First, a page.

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Senate Hearing recorded for streaming: U.S. Tax Code: Love It, Leave It or Reform It!

Posted by William Byrnes on July 24, 2014


 The U.S. Tax Code: Love It, Leave It or Reform It!

 JCT Report: Present Law And Background Related To Proposals To Reform The Taxation Of Income Of Multinational  Enterprises

Watch the recorded hearing’s webcast (link via Logo above)

Wyden Statement on Corporate Inversions and the Need for Comprehensive Tax Reform (excerpt):

The U.S. tax code is infected with the chronic diseases of loopholes and inefficiency. These infections are hobbling America’s drive to create more good-wage, red, white and blue jobs here at home. They are a significant drag on the economy and are harming U.S. competitiveness. The latest outbreak of this contagion is the growing wave of corporate inversions, where American companies move their headquarters out of the U.S. in pursuit of lower tax rates.

The inversion virus now seems to be multiplying every few days. Medtronic, Mylan, Mallinckrodt and many more deals have either occurred recently or are currently in the works. Medtronic’s proposed $42 billion merger with Covidien was record-breaking when it was announced in June. But the ink in the record books had barely dried when AbbVie announced its intention on Friday to acquire Shire for almost $55 billion. According to the July 15th edition of Marketplace, “What’s going on now is a feeding frenzy … Every investment banker now has a slide deck that they’re taking to any possible company and saying, ‘you have to do a corporate inversion now, because if you don’t, your competitors will.’”

Over the past few months, we’ve seen a handful of legislative proposals to address the issue of inversions. Most of them are punitive and retroactive. Rather than incentivizing American companies to remain in the U.S., these bills would build walls around U.S. corporations in order to keep them from inverting. …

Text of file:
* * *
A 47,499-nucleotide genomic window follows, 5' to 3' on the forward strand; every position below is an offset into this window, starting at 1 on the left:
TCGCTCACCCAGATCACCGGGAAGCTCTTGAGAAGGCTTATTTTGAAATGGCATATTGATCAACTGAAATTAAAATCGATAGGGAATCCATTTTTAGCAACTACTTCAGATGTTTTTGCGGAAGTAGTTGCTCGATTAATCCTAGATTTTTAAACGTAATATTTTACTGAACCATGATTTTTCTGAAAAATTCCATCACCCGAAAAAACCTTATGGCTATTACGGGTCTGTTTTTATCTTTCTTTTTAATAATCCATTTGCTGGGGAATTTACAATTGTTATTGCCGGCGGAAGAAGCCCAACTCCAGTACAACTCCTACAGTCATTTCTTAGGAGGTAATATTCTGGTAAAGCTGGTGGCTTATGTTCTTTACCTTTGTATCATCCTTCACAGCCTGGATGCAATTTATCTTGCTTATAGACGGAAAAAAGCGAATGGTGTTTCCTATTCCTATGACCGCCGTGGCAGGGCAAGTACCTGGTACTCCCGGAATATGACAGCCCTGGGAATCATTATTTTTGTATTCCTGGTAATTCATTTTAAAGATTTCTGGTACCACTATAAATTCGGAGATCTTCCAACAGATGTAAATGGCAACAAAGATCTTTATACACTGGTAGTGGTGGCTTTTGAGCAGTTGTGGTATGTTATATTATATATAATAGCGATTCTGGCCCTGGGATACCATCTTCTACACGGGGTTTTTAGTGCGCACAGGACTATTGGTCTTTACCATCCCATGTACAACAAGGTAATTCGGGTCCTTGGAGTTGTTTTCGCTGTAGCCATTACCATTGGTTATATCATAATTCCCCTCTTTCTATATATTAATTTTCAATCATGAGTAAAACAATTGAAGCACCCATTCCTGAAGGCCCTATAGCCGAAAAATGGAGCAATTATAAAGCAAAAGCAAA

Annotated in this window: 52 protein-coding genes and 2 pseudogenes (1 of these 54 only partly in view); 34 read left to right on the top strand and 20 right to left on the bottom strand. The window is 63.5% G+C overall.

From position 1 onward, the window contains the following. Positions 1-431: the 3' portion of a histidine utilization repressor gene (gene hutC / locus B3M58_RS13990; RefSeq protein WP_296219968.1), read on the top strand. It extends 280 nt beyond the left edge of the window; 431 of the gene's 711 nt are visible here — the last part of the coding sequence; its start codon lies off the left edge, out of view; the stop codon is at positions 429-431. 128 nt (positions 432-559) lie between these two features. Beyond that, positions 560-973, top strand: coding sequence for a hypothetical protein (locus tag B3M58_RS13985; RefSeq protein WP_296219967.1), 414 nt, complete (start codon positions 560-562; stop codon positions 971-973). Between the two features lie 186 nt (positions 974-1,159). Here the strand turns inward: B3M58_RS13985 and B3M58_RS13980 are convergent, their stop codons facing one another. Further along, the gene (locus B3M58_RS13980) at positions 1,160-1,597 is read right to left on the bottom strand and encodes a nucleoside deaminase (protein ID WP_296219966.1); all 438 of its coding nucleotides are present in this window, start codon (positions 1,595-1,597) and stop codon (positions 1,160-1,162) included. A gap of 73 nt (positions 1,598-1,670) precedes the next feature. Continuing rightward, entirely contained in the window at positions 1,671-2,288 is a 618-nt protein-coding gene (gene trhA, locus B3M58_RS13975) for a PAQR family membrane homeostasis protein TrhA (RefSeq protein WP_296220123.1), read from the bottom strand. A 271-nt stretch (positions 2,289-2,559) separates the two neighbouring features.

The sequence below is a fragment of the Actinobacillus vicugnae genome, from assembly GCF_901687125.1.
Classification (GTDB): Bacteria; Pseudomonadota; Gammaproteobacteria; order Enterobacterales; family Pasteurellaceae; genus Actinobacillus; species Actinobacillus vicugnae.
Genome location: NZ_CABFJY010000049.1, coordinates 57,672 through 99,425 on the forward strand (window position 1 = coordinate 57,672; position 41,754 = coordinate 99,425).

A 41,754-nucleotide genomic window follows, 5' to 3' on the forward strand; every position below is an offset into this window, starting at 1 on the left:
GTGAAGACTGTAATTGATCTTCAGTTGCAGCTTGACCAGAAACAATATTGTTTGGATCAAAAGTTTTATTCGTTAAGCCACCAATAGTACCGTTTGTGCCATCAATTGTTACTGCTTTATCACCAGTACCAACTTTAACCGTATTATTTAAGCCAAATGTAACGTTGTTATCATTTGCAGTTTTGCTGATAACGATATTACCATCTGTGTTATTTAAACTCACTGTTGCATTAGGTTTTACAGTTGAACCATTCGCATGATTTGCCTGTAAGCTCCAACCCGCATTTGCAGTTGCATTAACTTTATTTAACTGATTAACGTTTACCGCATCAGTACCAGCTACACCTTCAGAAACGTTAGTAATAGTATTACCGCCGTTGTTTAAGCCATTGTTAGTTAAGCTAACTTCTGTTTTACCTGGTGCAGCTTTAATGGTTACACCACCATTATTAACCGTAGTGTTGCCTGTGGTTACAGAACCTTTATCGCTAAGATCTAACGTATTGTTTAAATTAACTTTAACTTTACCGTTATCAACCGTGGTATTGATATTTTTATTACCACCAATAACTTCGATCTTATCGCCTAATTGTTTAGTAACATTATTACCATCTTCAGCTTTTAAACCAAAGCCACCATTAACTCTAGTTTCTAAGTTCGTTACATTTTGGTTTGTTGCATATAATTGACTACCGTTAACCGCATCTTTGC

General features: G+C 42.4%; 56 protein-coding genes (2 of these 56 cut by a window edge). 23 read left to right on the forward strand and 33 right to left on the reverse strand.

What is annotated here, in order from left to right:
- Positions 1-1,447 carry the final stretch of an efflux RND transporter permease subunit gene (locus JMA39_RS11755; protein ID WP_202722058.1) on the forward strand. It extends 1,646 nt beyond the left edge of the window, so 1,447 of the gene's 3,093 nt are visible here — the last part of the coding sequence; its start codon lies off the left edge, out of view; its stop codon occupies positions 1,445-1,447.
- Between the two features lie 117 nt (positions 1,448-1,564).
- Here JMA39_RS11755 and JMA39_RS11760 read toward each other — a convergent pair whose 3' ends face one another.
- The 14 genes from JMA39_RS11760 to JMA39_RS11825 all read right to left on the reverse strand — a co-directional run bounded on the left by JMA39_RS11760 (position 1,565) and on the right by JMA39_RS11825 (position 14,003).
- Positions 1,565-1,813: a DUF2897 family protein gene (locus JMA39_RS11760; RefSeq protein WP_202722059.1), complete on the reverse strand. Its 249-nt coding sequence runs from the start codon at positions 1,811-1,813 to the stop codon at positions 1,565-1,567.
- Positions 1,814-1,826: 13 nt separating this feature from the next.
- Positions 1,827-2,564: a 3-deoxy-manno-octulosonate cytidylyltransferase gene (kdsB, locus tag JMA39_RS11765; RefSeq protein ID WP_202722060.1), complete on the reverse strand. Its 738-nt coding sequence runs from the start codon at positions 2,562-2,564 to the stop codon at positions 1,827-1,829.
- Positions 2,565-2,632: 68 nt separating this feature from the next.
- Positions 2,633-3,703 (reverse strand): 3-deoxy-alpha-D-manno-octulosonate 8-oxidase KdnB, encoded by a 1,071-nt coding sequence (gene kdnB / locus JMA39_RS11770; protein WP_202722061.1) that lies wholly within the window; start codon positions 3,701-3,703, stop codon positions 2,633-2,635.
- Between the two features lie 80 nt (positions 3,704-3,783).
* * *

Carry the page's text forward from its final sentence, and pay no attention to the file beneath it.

Hatch Statement at Finance Committee Hearing on International Taxation (excerpt):

For example, in 2013, the OECD launched its Base Erosion & Profit Shifting, or BEPS, project. While we appreciate the OECD’s efforts in bringing tax authorities together to discuss and work through issues, many of us have expressed concern that the BEPS project could be used by other countries as a way to increase taxes on American taxpayers. ….

This approach, in my view, completely misses the mark.

While it may put a stop to traditional inversions it could actually lead to more reverse acquisition inversions as our U.S. multinationals would, under this approach, become more attractive acquisition targets for foreign corporations.

Whether it is traditional corporate acquisition inversion or a reverse acquisition inversion, the result is the same: continued stripping of the U.S. tax base. …

Ron Wyden (D-OR)

Witness Testimony

Mr. Robert B. Stack, Deputy Assistant Secretary for International Tax Affairs, U.S. Department of the Treasury, Washington, DC
Mr. Pascal Saint-Amans, Director, Centre for Tax Policy and Administration, Organisation for Economic Co-operation and Development (OECD), Paris, France
Dr. Mihir A. Desai, Mizuho Financial Group Professor of Finance & Professor of Law, Harvard University, Cambridge, MA
Dr. Peter R. Merrill, Director, National Economics and Statistics Group, PricewaterhouseCoopers, Washington, DC
Dr. Leslie Robinson, Associate Professor of Business Administration, Tuck School of Business, Dartmouth College, Hanover, NH
Mr. Allan Sloan, Senior Editor at Large, Fortune, New York, NY

One Response to “Senate Hearing recorded for streaming: U.S. Tax Code: Love It, Leave It or Reform It!”

  1. I am confused. If I were making a billion dollars a year, I would be willing to pay forward for the infrastructure that allowed to achieve such success. I would pay at the rate of 25% and be happy to do it. Anyone can live on $750 Million Dollarsa year. Rather, it seems that …um… people don’t have any gratitude for the gifts that our parents and grandparents paid for. Gifts such as modern electrical, gas, and water delivery systems; an educational system and highway system, all the envy of the world. Thank the weakness of other national economies for the boons we received in the 1950s and 60s. The U.S. has to build other markets to retain its hegemony as the de facto world currency. That’s what the Marshall Plan was all about: resurrecting markets for American goods. Other benefits were mere byblow at the time, as far as the policymakers were concerned.


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